Living in a smoky environment is bad for your heart. Prolonged exposure to secondhand smoke can increase the risk of developing high blood pressure (hypertension), reports a new study.
If a room or car is smoky, stay away until it has cleared.
That's the main message of research presented at EuroHeartCare 2019, a scientific congress of the European Society of Cardiology (ESC).
‘Living in a smoky environment can affect your heart health and put you at a higher risk for high blood pressure (hypertension). So, make sure to avoid long-term exposure to secondhand smoke (passive smoking) to protect against hypertension.’
"Avoid exposure to secondhand smoke
regardless of whether the smoker is still in the room," said study author Professor Byung Jin Kim, of Sungkyunkwan University, Seoul, Republic of Korea. "Our study in non-smokers shows that the risk of high blood pressure (hypertension) is higher with longer duration of passive smoking - but even the lowest amounts are dangerous."
Passive smoking at home or work was linked with a 13 percent increased risk of hypertension. Living with a smoker after age 20 was associated with a 15 percent greater risk. Exposure to passive smoking for ten years or more was related to a 17 percent increased risk of hypertension. Men and women were equally affected.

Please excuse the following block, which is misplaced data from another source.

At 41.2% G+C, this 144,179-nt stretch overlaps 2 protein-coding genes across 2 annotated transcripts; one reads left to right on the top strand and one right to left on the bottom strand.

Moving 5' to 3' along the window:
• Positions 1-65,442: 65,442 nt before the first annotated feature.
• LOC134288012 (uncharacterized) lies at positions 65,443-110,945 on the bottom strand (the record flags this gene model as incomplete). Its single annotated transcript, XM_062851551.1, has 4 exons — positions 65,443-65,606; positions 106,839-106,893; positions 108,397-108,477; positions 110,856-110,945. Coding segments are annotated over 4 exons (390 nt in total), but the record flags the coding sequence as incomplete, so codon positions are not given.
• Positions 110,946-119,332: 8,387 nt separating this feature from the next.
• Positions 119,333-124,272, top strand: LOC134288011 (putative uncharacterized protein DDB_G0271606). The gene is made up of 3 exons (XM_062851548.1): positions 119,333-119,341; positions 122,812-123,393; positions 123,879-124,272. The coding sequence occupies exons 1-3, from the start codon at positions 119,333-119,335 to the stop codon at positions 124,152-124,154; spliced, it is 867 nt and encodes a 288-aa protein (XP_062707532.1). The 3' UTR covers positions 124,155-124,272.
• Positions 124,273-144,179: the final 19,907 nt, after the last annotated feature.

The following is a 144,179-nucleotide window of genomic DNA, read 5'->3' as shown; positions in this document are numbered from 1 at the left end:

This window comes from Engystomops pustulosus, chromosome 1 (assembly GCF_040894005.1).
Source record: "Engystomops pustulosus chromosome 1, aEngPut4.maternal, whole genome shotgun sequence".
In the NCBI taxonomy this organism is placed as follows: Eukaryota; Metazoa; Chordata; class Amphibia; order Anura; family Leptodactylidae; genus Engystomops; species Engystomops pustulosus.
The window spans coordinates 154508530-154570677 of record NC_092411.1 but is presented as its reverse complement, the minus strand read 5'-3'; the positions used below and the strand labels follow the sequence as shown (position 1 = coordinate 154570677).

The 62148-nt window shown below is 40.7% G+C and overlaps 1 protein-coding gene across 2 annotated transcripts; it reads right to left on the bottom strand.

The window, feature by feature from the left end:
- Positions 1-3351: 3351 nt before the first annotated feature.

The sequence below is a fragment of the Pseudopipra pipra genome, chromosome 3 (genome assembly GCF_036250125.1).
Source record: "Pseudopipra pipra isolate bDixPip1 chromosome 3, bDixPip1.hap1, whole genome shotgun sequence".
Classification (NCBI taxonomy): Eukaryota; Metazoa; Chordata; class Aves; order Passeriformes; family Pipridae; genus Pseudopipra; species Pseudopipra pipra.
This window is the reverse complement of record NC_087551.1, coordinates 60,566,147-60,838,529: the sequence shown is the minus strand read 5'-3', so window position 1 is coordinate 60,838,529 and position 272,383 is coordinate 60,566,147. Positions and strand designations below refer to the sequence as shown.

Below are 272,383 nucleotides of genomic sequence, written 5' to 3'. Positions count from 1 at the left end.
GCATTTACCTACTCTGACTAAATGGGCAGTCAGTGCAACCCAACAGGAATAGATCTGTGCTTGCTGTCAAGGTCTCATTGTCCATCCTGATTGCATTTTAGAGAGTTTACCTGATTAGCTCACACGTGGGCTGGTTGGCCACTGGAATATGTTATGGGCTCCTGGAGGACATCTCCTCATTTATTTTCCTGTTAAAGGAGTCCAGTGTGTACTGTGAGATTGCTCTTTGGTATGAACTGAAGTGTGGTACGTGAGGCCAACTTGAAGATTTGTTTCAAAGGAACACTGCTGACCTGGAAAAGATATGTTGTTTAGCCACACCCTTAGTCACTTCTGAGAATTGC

Participants with hypertension were significantly more likely to be exposed to secondhand smoke at home or work (27.9%) than those with normal blood pressure (22.6%). Hypertension was significantly more common in people exposed to passive smoke at home or work (7.2%) compared to no exposure (5.5%).
High blood pressure is the leading global cause of premature death, accounting for almost ten million deaths in 2015, and those affected are advised to quit smoking. Previous research has suggested a link between passive smoking and hypertension in non-smokers. But most studies were small, restricted to women, and used self-reported questionnaires in which respondents typically over-report never-smoking.
This is the first large study to assess the association between secondhand smoke and hypertension in never-smokers verified by urinary levels of cotinine, the principal metabolite of nicotine. It included 131,739 never-smokers, one-third men, and an average age of 35 years.
"The results suggest that it is necessary to keep completely away from secondhand smoke, not just reduce exposure, to protect against hypertension," said Professor Kim.
"While efforts have been made around the world to minimize the dangers of passive smoking by expanding no smoking areas in public places, our study shows that more than one in five never-smokers are still exposed to secondhand smoke. Stricter smoking bans are needed, together with more help for smokers to kick the habit. Knowing that family members suffer should be extra motivation for smokers to quit," he said.